Harry Ungar, 66, a kosher butcher in Williamsburg, tried to tell activists that he treats his chickens well. “I hold the chicken like you hold a baby,” Ungar said, scooping a chicken out of a crate and holding it by its breasts as opposed to its wings, which activists object to. Even at Ungar’s, where protesters said the conditions for the chickens were better, two chickens were found dead and rotting in crates during a five-minute inspection by activists. Police and Hasidic schoolchildren looked on confused as the protestors and Ungar argued.
In 2015, the Alliance took New York City to court, seeking to compel the Department of Health and the Police to enforce laws they claimed are routinely broken during kapparot.
State law forbids unlicensed slaughterhouses, animal torture or leaving animals dead in the street. City law forbids the “throwing or putting” of any animal blood or matter into any public street or sewer. Not only do the activists argue that the city turns a blind eye to health code violations and animal cruelty laws, which appear to be openly flouted during kapparot, they say the police department actively aids practitioners.
The activists lost the 2015 court case when the court ruled that the NYPD’s job is inherently discretionary, meaning the court cannot require, via a writ of mandamus, that the police enforce certain laws.
The Alliance has appealed the ruling to New York’s highest court, the Court of Appeals, which will hear arguments in October.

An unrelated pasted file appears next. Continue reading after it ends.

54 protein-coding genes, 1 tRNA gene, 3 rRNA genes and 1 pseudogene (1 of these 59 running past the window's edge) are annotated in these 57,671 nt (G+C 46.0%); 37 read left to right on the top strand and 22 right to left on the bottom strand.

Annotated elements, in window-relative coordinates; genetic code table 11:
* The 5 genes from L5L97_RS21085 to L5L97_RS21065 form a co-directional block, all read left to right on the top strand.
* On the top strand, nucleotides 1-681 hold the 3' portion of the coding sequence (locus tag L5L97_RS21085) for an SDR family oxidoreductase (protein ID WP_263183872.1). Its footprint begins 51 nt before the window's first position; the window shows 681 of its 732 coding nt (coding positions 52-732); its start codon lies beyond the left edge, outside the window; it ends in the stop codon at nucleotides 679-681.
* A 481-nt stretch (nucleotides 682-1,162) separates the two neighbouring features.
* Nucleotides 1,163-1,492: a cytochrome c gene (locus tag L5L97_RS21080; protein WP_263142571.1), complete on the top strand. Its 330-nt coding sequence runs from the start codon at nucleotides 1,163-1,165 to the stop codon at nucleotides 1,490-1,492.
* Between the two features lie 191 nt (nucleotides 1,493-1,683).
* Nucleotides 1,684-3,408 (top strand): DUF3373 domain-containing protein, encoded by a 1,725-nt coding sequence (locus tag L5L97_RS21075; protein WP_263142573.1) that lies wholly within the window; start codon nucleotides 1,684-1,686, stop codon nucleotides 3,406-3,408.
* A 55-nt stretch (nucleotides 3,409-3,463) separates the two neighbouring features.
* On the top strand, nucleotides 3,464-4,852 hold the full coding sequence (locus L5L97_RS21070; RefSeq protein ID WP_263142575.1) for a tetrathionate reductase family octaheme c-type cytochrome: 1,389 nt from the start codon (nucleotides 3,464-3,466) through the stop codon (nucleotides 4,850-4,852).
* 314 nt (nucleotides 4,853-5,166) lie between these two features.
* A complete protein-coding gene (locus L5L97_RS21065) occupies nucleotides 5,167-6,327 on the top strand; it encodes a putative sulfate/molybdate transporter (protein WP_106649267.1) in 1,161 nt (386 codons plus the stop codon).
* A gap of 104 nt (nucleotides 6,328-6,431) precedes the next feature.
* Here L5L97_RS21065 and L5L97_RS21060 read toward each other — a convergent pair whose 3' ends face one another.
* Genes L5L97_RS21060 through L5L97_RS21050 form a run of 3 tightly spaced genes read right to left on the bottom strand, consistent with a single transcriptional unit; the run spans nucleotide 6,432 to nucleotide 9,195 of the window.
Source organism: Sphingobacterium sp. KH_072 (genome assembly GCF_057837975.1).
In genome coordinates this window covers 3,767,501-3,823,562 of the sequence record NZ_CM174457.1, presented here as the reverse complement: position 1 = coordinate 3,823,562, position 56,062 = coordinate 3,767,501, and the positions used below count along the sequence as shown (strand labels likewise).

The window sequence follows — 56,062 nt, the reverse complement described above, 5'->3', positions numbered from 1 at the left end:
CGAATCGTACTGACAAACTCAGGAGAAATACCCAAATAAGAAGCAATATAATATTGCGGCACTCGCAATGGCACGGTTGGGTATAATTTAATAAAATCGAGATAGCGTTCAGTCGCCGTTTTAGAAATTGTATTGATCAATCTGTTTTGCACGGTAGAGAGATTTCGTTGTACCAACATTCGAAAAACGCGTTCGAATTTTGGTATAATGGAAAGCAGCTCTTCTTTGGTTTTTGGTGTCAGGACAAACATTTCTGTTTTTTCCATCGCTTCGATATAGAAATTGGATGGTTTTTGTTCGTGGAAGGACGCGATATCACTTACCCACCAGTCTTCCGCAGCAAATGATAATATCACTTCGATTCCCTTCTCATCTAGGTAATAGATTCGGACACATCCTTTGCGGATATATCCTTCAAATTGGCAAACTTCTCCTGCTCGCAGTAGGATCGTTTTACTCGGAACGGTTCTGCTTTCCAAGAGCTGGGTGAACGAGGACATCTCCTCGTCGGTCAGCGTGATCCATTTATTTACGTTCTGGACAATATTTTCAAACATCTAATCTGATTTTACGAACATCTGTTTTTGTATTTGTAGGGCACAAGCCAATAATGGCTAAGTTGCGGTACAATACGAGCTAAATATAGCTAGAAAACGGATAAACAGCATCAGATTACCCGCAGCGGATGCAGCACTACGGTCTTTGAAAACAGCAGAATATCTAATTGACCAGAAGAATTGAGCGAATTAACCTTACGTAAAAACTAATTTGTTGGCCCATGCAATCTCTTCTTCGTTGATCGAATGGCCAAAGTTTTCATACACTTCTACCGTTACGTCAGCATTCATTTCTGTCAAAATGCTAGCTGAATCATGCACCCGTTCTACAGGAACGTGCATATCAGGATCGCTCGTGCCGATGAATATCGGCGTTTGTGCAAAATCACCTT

When asked what he thought of kapparot, a 12 year-old child from a small Hasidic called Vien, shrugged and said, “freedom of religion.”
But in the court’s ruling on kapparot, freedom of religion and animal sacrifice go largely unmentioned.
Animal sacrifice is not, as it happens, entirely forbidden in the United States. The Supreme Court has upheld ritual killings of animals for religious purposes in certain cases as legal.
In a landmark ruling in 1993, Church of the Lukumi Babalu Aye v. City of Hialeah, the Supreme Court ruled that a Florida City Council could not enact new laws that specifically targeted the Santeria religious minority and their practices, which included animal sacrifice.
The laws passed by the Hialeah City Council were expressly written to illegalize the Santeria adherent’s practices, which the city council deemed “inconsistent with public morals, peace or safety.”
The Alliance, however, argues Lukumi is irrelevant in their case, as laws have not been created specifically targeting the Hasidic community’s’ practices. They simply want existing laws enforced.
For their part, Hasidic Jews have their own internal disagreements over the practice. Yonassan Gershom, a Bresov Hasidic rabbi has made videos denouncing the use of chickens as kapparot, suggesting that his fellow Hasidim should use coins instead, which could then be donated.
For the moment, protestors and practitioners are an impasse, with the activists, unable to win their case in court, “caring” for doomed chickens.